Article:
Op-Ed: Nury Martinez says out loud the racism and colorism my vibrant Oaxacan community endures

People talk and sit around a big table in a colorful restaurant.
Joe Biden speaks to Los Angeles community members during a visit to Guelaguetza, a Oaxacan restaurant in Koreatown on Dec. 20, 2019.

(Allen J. Schaben/Los Angeles Times)

City Councilwoman Nury Martinez, caught on a leaked audio, says she sees a lot of short, dark people in Koreatown. Martinez says she doesn’t know what “village” they are from and referred to them as “tan feos” — “so ugly.”

My first reaction to these comments was anger, disbelief and sadness. The people that Martinez was referring to are my uncles, aunts, family friends and neighbors. I grew up in Koreatown, a predominantly immigrant community of Koreans and Oaxacans, people from the Mexican state of Oaxaca. We Oaxacans are famous for our tlayudas, memelitas, alebrijes, Oaxaca folklore and, overall, our rich Indigenous culture.

Oaxacans, who come from seven regions of Oaxaca, make up a large portion of those who speak Indigenous languages in California. It is estimated that there are at least 150,000 Oaxacans in Los Angeles — the largest Oaxacan population outside Mexico.

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My Oaxacan family’s history in California dates to the mid-1950s when the U.S. began recruiting Mexican laborers to work the farm fields through the bracero program. My great-great-grandfather and his father were braceros who worked picking fruits in California and cotton in Texas. They immigrated from a village in central Oaxaca (Valles Centrales). It was through the bracero program that many Oaxacans first came to California.

Today, Oaxacans live in every part of California. That’s the reason many call this state Oaxacalifornia. My people are farmworkers, dishwashers, cooks, garment workers, janitors, business owners, community members, activists, students and professionals. I’m a USC graduate and a law student at UC Irvine and I too am Oaxacan.

It is stunning to hear a leader of the L.A. City Council make such hateful remarks about a vibrant community whose members help keep this city running. But in some ways, it’s not shocking. For far too long Oaxacans and other Indigenous groups have faced racism and colorism based on their skin color and Indigenous roots. This kind of bigotry has come not only from white people but also from light-skinned Mexicans who view darker, Indigenous Mexicans as inferior.

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I know this kind of colorism very well. When I was younger, there was a lot of stigma attached to being Oaxacan and specifically being a darker Mexican. These identities were associated with being Indigenous, which was subject to ridicule and contempt. Growing up, I would often hear darker-skinned Mexicans get called indio or india, meaning “Indian” — words used as derogatory terms for people with Indigenous roots.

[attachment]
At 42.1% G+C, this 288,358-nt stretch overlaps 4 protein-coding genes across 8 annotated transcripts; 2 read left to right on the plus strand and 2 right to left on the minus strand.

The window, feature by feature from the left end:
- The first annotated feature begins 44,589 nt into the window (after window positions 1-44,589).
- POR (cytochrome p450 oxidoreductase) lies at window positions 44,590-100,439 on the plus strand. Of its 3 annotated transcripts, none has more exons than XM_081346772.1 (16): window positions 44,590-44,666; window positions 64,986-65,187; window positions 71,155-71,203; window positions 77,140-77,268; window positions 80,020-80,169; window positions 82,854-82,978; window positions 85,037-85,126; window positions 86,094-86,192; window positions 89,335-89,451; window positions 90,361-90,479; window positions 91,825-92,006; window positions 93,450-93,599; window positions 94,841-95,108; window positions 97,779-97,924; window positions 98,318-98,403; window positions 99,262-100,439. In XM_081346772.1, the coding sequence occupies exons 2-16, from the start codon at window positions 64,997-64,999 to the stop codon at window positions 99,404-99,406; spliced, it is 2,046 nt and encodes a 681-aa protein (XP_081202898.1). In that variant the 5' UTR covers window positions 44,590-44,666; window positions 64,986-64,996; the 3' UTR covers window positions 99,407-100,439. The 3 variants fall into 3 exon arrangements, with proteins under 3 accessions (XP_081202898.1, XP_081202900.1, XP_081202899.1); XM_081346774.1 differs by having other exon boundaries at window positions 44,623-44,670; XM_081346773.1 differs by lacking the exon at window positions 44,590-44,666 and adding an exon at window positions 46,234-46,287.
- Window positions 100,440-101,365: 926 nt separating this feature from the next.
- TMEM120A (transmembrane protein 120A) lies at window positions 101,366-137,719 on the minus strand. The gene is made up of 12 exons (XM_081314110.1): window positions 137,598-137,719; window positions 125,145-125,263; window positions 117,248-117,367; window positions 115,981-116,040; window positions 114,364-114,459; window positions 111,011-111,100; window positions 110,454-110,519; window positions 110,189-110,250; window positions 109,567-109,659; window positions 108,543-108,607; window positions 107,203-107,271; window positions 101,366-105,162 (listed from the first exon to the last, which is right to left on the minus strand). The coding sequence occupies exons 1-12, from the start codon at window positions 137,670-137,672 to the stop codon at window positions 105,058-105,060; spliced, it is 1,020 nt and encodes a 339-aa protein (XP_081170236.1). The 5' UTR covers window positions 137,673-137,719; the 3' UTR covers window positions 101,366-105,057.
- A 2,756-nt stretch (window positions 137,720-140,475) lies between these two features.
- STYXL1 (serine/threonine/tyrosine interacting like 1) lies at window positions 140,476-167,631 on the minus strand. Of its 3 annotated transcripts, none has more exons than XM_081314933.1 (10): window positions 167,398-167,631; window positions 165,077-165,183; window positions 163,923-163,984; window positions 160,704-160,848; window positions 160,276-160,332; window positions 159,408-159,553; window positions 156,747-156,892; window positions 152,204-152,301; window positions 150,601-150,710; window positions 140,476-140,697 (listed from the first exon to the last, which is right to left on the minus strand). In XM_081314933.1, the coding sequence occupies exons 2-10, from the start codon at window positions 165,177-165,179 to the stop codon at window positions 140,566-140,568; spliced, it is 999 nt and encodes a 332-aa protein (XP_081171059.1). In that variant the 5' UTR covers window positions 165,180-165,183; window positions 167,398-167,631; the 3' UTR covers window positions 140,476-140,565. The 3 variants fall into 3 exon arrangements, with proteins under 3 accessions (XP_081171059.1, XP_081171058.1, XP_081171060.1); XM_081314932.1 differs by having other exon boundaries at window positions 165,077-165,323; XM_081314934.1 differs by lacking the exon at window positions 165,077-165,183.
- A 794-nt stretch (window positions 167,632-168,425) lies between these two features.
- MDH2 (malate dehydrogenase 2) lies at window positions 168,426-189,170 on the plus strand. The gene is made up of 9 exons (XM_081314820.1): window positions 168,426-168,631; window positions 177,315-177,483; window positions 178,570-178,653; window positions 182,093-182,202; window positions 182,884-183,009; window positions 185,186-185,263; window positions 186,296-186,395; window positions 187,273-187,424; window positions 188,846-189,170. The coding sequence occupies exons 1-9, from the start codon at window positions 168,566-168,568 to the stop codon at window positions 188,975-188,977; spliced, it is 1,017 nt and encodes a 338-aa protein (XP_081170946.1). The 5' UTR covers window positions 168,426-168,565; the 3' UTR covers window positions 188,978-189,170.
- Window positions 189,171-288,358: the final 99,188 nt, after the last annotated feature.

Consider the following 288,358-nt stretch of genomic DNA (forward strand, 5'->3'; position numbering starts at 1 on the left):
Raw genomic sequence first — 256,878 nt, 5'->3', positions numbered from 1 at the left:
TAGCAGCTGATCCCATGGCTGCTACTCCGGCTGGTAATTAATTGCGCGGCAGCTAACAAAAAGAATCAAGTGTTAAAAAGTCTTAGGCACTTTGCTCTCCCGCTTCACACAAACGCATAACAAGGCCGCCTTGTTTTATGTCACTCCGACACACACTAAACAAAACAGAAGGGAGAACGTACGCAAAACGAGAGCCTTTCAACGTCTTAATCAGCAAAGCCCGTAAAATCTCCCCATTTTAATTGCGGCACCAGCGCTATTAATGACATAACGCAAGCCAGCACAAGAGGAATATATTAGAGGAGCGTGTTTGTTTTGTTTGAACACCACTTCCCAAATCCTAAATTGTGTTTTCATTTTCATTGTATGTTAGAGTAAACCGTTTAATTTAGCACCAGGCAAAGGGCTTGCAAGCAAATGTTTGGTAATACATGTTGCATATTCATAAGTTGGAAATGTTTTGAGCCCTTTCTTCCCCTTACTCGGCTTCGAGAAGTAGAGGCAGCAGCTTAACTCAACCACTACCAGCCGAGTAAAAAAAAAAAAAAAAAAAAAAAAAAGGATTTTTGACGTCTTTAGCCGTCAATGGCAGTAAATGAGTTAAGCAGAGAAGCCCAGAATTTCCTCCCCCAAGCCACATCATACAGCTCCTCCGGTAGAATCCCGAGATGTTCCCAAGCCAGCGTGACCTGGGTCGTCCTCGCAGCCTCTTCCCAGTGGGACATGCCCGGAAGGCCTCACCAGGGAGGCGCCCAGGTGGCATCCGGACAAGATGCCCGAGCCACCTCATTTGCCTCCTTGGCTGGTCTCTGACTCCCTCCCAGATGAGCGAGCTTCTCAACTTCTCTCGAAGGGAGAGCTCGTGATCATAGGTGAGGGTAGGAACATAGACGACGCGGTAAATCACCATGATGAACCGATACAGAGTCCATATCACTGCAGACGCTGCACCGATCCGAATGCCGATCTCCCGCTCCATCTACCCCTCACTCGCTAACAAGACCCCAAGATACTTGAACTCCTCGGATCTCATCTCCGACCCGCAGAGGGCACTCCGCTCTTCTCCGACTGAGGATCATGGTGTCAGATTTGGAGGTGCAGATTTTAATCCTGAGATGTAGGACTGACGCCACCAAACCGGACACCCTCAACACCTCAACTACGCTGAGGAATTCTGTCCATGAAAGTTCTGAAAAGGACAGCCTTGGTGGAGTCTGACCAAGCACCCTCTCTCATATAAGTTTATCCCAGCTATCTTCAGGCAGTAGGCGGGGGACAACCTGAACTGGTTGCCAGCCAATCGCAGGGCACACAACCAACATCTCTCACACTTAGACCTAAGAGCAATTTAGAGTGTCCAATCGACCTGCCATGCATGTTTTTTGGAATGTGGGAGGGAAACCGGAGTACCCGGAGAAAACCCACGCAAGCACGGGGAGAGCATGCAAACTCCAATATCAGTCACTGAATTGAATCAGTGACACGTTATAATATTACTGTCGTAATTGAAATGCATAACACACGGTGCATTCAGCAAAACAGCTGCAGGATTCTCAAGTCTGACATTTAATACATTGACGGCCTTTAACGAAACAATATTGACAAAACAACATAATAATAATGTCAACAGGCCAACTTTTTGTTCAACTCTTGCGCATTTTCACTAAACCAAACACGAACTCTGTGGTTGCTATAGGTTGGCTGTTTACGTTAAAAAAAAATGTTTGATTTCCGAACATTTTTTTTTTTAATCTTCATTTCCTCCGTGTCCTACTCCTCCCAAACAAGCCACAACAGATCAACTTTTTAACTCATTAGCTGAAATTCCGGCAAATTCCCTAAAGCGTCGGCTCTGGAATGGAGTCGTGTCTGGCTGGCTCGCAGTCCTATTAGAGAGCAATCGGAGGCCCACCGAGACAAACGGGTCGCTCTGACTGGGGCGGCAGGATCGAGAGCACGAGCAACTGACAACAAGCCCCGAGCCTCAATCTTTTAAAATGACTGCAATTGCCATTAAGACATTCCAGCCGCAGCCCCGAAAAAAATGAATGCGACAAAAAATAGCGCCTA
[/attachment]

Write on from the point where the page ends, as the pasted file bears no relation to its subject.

These kinds of sentiments have also long been reinforced by the media and film industry, both in Mexico and the U.S. Colorism remains a colonial problem that transcends borders. Shows like “La India Maria,’’ a Mexican production that caricatures and mocks a Mexican Indigenous woman, are a perfect example of how Indigenous communities have been denigrated by other Mexicans, with support from the media.

Mexico has had a very complicated history with colorism, yet as Martinez’s comments show, this bigotry has become rooted in the society and institutions of power in California. My hope is that this incident will lead to meaningful conversations about the prevalence of colorism and racism against Oaxacans and other Indigenous Mexicans in this state.

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Martinez, who claims to stand for communities of color, said on the tape, “I don’t know where these people are from.” She added that she didn’t know “how they got here.”

I can tell her that we got here just as other immigrants got here: We came in search of a better life. Many families in my community have been here for generations, and we’re part of the future of Los Angeles. We cannot let these kinds of politicians belittle us or our contributions to this city.

Given what Martinez and Councilmembers Kevin de León and Gil Cedillo, who were also on the tape, have revealed to us, they need to resign from the council. We expect our elected officials to serve and respect not just one group of people, but all the people of L.A. We need leaders who believe in the value of different communities and will work to unify our communities, not divide and disparage them.

I also hope that the City Council takes steps to train and educate their staff about the diverse groups that live in the districts their councilmembers represent. If top political leaders can show this kind of contempt, how are we supposed to hold their staff accountable?

Miriham Antonio is a resident of Koreatown, community advocate and a law student at UC Irvine.